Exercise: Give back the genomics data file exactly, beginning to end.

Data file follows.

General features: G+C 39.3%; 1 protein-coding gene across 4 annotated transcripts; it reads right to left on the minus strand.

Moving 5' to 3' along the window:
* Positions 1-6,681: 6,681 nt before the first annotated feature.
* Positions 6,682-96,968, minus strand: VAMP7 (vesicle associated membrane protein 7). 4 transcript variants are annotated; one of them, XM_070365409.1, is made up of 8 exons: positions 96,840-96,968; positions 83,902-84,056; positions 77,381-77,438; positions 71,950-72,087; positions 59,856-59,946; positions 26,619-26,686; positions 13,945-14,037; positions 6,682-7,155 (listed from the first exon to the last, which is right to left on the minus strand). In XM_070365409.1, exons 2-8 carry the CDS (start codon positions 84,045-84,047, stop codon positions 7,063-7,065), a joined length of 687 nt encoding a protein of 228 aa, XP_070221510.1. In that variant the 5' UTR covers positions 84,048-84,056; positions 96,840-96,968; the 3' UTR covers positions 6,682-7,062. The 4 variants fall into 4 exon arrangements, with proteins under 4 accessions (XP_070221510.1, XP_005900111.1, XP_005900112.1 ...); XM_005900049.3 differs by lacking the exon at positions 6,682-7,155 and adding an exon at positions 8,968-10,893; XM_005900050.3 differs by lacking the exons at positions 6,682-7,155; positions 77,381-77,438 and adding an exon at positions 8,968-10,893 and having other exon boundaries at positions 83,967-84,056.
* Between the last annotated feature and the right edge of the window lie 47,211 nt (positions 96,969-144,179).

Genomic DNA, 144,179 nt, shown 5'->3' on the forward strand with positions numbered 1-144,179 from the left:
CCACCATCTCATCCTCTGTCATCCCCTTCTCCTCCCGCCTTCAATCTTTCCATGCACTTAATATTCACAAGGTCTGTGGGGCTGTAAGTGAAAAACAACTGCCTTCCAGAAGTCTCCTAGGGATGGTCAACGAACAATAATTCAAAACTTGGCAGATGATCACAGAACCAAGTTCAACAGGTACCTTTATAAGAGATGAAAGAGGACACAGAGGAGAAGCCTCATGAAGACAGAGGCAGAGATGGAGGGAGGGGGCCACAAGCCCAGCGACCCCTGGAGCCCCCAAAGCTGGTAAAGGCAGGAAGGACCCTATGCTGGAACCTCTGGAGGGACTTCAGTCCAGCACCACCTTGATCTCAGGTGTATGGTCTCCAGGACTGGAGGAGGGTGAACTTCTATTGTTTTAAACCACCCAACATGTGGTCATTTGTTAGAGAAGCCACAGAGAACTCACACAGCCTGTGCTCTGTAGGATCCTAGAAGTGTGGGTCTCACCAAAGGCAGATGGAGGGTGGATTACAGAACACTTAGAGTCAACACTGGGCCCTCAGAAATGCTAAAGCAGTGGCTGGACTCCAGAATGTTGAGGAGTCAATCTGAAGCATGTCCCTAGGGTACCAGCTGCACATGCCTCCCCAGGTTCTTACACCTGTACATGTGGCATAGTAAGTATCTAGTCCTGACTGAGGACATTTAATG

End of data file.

General features: G+C 39.3%; 1 protein-coding gene across 4 annotated transcripts; it reads right to left on the minus strand.

Moving 5' to 3' along the window:
* Positions 1-6,681: 6,681 nt before the first annotated feature.
* Positions 6,682-96,968, minus strand: VAMP7 (vesicle associated membrane protein 7). 4 transcript variants are annotated; one of them, XM_070365409.1, is made up of 8 exons: positions 96,840-96,968; positions 83,902-84,056; positions 77,381-77,438; positions 71,950-72,087; positions 59,856-59,946; positions 26,619-26,686; positions 13,945-14,037; positions 6,682-7,155 (listed from the first exon to the last, which is right to left on the minus strand). In XM_070365409.1, exons 2-8 carry the CDS (start codon positions 84,045-84,047, stop codon positions 7,063-7,065), a joined length of 687 nt encoding a protein of 228 aa, XP_070221510.1. In that variant the 5' UTR covers positions 84,048-84,056; positions 96,840-96,968; the 3' UTR covers positions 6,682-7,062. The 4 variants fall into 4 exon arrangements, with proteins under 4 accessions (XP_070221510.1, XP_005900111.1, XP_005900112.1 ...); XM_005900049.3 differs by lacking the exon at positions 6,682-7,155 and adding an exon at positions 8,968-10,893; XM_005900050.3 differs by lacking the exons at positions 6,682-7,155; positions 77,381-77,438 and adding an exon at positions 8,968-10,893 and having other exon boundaries at positions 83,967-84,056.
* Between the last annotated feature and the right edge of the window lie 47,211 nt (positions 96,969-144,179).

Genomic DNA, 144,179 nt, shown 5'->3' on the forward strand with positions numbered 1-144,179 from the left:
CCACCATCTCATCCTCTGTCATCCCCTTCTCCTCCCGCCTTCAATCTTTCCATGCACTTAATATTCACAAGGTCTGTGGGGCTGTAAGTGAAAAACAACTGCCTTCCAGAAGTCTCCTAGGGATGGTCAACGAACAATAATTCAAAACTTGGCAGATGATCACAGAACCAAGTTCAACAGGTACCTTTATAAGAGATGAAAGAGGACACAGAGGAGAAGCCTCATGAAGACAGAGGCAGAGATGGAGGGAGGGGGCCACAAGCCCAGCGACCCCTGGAGCCCCCAAAGCTGGTAAAGGCAGGAAGGACCCTATGCTGGAACCTCTGGAGGGACTTCAGTCCAGCACCACCTTGATCTCAGGTGTATGGTCTCCAGGACTGGAGGAGGGTGAACTTCTATTGTTTTAAACCACCCAACATGTGGTCATTTGTTAGAGAAGCCACAGAGAACTCACACAGCCTGTGCTCTGTAGGATCCTAGAAGTGTGGGTCTCACCAAAGGCAGATGGAGGGTGGATTACAGAACACTTAGAGTCAACACTGGGCCCTCAGAAATGCTAAAGCAGTGGCTGGACTCCAGAATGTTGAGGAGTCAATCTGAAGCATGTCCCTAGGGTACCAGCTGCACATGCCTCCCCAGGTTCTTACACCTGTACATGTGGCATAGTAAGTATCTAGTCCTGACTGAGGACATTTAATG